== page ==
This is the story of a time when I had poor taste. (In music, I mean. Clothing, I’ve never had much taste in.) But I wasn’t alone. It was the Eighties. And my poor taste wasn’t as poor as everyone else’s poor taste.
The British music scene in the Eighties: what do you think of? New Romantic (Duran, Spandau). Indie (Smiths, Cure, those dodgy acts in the middle of The Chart Show). Pop (Stock/Aitken/Waterman, Kylie, Mel & Kim, Rick Astley, Nik Kershaw, Haircut 100, aiy-aiy-aiy …). A few of the more cultish subgenres perhaps (Metal, Goth, Curiosity Killed The Cat).
There was another type of music, one that was never considered big in the UK even though it was actually fairly pervasive because it was big somewhere else - American Rock. Not just ‘rock music made by American acts’ but ‘rock music that Americans like’. This included a lot of formerly British acts that had found their reputations, if not careers, rapidly heading south after punk: Genesis, Yes and all the surviving 70s prog groups; some of the British metal bands of the latter part of the same decade (chiefly Whitesnake); and Robert Plant’s entire solo career. We - the British public and particularly the British media - may not have spared loose change for them, but the Americans still had a strong attachment to the supergroups of the 70s, as if this was a scene that they thought they’d missed out on originally but suddenly found they could pay to have rerun for their own pleasure. And if you were a struggling dinosaur disconcerted to see that the limos and NME poll awards were drying up, it didn’t take much to persuade you to relocate to Los Angeles where the good times continued to roll. Over here: derision. Over there: respect (and an income). Example: “Love Will Find A Way”, a reasonably tuneful pop song released by Yes in 1987 reached no.30 in the Billboard chart and spent three weeks at the top of the US rock chart. In the British charts, it made it all the way to … 73.
Well fine. British audiences didn’t want that kind of thing anyway. Except, apparently, they did. You want to hear American musics like they have in ‘Murica? Well, you could go see the latest John Hughes film, which was bound to have it all over the soundtrack. And it was on Radio 1 all afternoon during the ‘Saturday Sequence’, after Adrian Juste handed over to Johnnie Walker: about four hours of interviews, features and songs that opened with jaunty guitar riffs and had titles containing the word “ain’t”. (TV Cream’s entry for DJ Roger Scott sums up the popular regard of it well.) Or how about primetime BBC2, hosted by that talentspotting svengali of handsome youths, Jonathan King? “Entertainment USA”, bringing you all the stateside gossip and celebrity interviews, interspersed with videos from the top of the American charts? (There are clips on Youtube if you’re curious - I won’t link to them because, you know, King…)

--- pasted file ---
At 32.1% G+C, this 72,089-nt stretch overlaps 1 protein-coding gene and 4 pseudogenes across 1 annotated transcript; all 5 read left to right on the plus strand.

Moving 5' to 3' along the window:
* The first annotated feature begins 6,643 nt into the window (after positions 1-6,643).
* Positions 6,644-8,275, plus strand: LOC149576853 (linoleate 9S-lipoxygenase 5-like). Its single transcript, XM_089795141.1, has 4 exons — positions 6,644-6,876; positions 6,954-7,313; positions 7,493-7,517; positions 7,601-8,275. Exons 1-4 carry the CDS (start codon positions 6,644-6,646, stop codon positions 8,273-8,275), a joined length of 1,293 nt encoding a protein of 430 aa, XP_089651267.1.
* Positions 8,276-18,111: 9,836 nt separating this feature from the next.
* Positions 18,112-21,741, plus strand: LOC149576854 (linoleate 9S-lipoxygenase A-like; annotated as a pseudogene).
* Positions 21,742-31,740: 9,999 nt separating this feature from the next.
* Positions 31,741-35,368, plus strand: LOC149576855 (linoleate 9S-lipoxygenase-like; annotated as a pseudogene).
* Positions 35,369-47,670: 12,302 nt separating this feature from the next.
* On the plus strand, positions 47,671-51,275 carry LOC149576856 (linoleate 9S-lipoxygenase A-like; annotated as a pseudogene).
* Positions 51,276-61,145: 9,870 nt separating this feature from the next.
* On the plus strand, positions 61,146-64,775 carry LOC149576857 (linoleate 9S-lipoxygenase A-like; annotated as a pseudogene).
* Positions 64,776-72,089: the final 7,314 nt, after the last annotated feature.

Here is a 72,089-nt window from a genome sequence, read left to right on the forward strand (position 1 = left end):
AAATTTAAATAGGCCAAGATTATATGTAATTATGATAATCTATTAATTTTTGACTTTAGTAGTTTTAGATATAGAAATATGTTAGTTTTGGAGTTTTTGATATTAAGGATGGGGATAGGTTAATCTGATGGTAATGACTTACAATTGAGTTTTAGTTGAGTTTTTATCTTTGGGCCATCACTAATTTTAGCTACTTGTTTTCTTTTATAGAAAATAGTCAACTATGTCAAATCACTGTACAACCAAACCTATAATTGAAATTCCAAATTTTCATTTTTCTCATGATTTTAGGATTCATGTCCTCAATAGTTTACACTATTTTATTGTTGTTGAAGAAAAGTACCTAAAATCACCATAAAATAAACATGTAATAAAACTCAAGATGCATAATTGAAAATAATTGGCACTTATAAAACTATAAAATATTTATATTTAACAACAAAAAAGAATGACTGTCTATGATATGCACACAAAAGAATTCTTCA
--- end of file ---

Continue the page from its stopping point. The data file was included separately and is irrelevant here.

Digression: Around 1983, my mother, along with just about everyone else, bought “Thriller”. Within a month I was the world’s biggest thirteen year old Michael Jackson fan (an impressionable age where Jackson was concerned). I was even buying Jacksons albums. Even “Victory”, their dodgy reunion/comeback release. Which I even thought was good. Sometime in ‘85, more or less on a Sussudio-inspired whim, I changed course slightly and bought “No Jacket Required” by Phil Collins, and then I became the world’s biggest Collins fan. (I’m not proud, I’m just relating, although I will still defend his first three solo albums if challenged.) I wore that album out (except “One More Night”, bleah). At the time, ITV used to show music programmes late on Fridays, generally pre-punk 70s stuff like concert films - I first saw “Pink Floyd Live At Pompeii” there, although it took a few years before I appreciated its bizarre genius. One night, they showed “Genesis In America”, an edited version of the “Three Sides Live” concert film from ‘81 and that was it - the catalyst. I bought “Abacab”, and then the venerable “Foxtrot” and my descent into unfashionable hippy shit that apparently only America still liked was complete. And if America liked it, then I was set on finding out what else America liked, because the media that was supposed to be aimed at my demographic clearly didn’t cater for such perverse tastes.
So back to Entertainment USA. I confess: I loved a lot of the tracks they played on that show. Like “Obsession” by Animotion, which they seemed to show every week:
(Orchestral synth stabs, synth bass and squally guitar solo all present and correct. In the States, even their pop hits were vaguely ‘rock’.)